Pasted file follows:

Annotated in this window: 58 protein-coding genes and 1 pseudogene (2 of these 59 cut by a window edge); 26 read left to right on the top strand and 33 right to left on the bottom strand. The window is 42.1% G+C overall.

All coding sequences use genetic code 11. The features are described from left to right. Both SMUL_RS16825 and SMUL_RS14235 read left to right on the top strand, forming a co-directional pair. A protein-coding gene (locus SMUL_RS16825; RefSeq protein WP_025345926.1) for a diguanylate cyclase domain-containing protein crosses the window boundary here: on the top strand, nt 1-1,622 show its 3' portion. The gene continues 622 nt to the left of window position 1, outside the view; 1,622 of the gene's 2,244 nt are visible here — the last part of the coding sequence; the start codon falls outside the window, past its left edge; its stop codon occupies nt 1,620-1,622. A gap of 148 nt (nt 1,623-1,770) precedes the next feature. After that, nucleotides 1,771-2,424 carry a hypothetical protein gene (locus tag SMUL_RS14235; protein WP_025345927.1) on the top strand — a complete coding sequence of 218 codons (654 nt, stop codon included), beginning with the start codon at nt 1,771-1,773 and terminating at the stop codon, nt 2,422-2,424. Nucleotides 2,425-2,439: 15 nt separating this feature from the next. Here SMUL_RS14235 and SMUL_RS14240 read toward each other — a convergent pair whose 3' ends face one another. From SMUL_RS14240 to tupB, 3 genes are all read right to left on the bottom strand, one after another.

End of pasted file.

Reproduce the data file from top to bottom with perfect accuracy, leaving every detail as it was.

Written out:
Annotated in this window: 58 protein-coding genes and 1 pseudogene (2 of these 59 cut by a window edge); 26 read left to right on the top strand and 33 right to left on the bottom strand. The window is 42.1% G+C overall.

All coding sequences use genetic code 11. The features are described from left to right. Both SMUL_RS16825 and SMUL_RS14235 read left to right on the top strand, forming a co-directional pair. A protein-coding gene (locus SMUL_RS16825; RefSeq protein WP_025345926.1) for a diguanylate cyclase domain-containing protein crosses the window boundary here: on the top strand, nt 1-1,622 show its 3' portion. The gene continues 622 nt to the left of window position 1, outside the view; 1,622 of the gene's 2,244 nt are visible here — the last part of the coding sequence; the start codon falls outside the window, past its left edge; its stop codon occupies nt 1,620-1,622. A gap of 148 nt (nt 1,623-1,770) precedes the next feature. After that, nucleotides 1,771-2,424 carry a hypothetical protein gene (locus tag SMUL_RS14235; protein WP_025345927.1) on the top strand — a complete coding sequence of 218 codons (654 nt, stop codon included), beginning with the start codon at nt 1,771-1,773 and terminating at the stop codon, nt 2,422-2,424. Nucleotides 2,425-2,439: 15 nt separating this feature from the next. Here SMUL_RS14235 and SMUL_RS14240 read toward each other — a convergent pair whose 3' ends face one another. From SMUL_RS14240 to tupB, 3 genes are all read right to left on the bottom strand, one after another.